Pediatric Hematology Service, Timone Hospital
Our service treats children with serious blood disorders. Some of these diseases are fairly common such as leukemia and lymphoma, other are much rarer including: hemoglobin abnormality (sickle cell disease), bone marrow deficiency (idiopathic or constitutional medullary aplasia) and severe combined immunodeficiency (SCID). The service also incorporates a specialised unit for haematopoietic stem cell transplants. Thus, when the treatments fail to overcome severe forms of these diseases, we replace the diseased bone marrow of our patients with a healthy one from hematopoietic stem cells of a compatible donor, to allow them to "restart from scratch". Each year, we carry out on average 30 transplants, two thirds of these are in children with leukaemia, placing the service in third place after the hôpital Necker and hôpital Robert-Debré.
We also want out patients to quickly benefit from the latest advances in genetics: treating children with thalassaemia or anaemia using a "repair gene" or arming our patients’ lymphocytes so they can at long last destroy cancer cells that have evaded their immune system (CAR T-cell therapy).
Given the complexity of the diseases we treat, we also work in close collaboration with other specialised units and research centres, in France and internationally. Therefore, along with Claudine Shiff's laboratory at CIML, we have been able to shed light on part of the biological mechanisms involved in agammaglobulinaemia. More recently, with Eric Viver's team at the CIML and Alain Fisher's teams at the Institut Imagine and Hôpital Universitaire Necker-Enfants Malades, we have been investigating post-transplant reconstruction of different immune cell populations in patients affected by SCID. We have discovered that these patients have very few or no innate lymphoid cells (ILCs), and yet do not develop more cancers, infections or inflammatory diseases than the control group. Given the strategic immune function of these cells, this discovery is astonishing but at the same time it demonstrates the redundancy and robustness of our immune system, which is great news for our patients. The fact remains that these same cells could, in the near future, also allow us to prevent Graft Versus Host Disease (GDHD), which is the main complication in transplants at the present time. It’s at any rate the supposition that we are exploring with Fréderic Vely, researcher at CIML and manager of Marseille Immunopole immuno-profiling platform.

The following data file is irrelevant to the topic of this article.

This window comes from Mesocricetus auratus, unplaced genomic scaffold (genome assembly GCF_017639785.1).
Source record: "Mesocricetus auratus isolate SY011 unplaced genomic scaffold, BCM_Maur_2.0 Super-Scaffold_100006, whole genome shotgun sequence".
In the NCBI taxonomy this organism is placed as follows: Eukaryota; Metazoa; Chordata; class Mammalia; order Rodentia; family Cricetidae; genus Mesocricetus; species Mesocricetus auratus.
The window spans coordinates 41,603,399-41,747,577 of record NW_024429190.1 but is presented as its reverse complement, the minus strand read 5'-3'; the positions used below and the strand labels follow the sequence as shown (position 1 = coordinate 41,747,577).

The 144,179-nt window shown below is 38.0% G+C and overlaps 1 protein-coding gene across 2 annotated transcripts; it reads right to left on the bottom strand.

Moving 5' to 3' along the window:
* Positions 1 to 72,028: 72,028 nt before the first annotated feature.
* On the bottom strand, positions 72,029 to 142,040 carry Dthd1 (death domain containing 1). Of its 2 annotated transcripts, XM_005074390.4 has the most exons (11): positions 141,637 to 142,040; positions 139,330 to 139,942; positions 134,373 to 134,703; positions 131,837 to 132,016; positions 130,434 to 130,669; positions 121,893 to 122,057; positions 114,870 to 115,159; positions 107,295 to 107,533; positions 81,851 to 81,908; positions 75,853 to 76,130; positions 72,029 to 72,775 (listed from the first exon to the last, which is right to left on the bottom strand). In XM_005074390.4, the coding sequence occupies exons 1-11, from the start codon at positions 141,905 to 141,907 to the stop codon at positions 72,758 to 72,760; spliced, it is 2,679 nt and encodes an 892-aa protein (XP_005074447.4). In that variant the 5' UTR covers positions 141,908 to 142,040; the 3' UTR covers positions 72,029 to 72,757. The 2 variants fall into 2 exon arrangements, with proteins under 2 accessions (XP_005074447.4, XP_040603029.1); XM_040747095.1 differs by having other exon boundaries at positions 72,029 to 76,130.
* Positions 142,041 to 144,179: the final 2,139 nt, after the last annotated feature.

From our service’s perspective, MI is therefore already proving its worth. Thanks to this unprecedented alliance of researchers, clinicians, technological platforms and industrials we should be able to quickly do much better: increasing our transplant unit's capacity, leading to more research programs and also taking advantage of new tools such as Next Generation Sequencing, so that in the near future we will be able to simultaneously characterise up to 300 immunodeficiencies!Back
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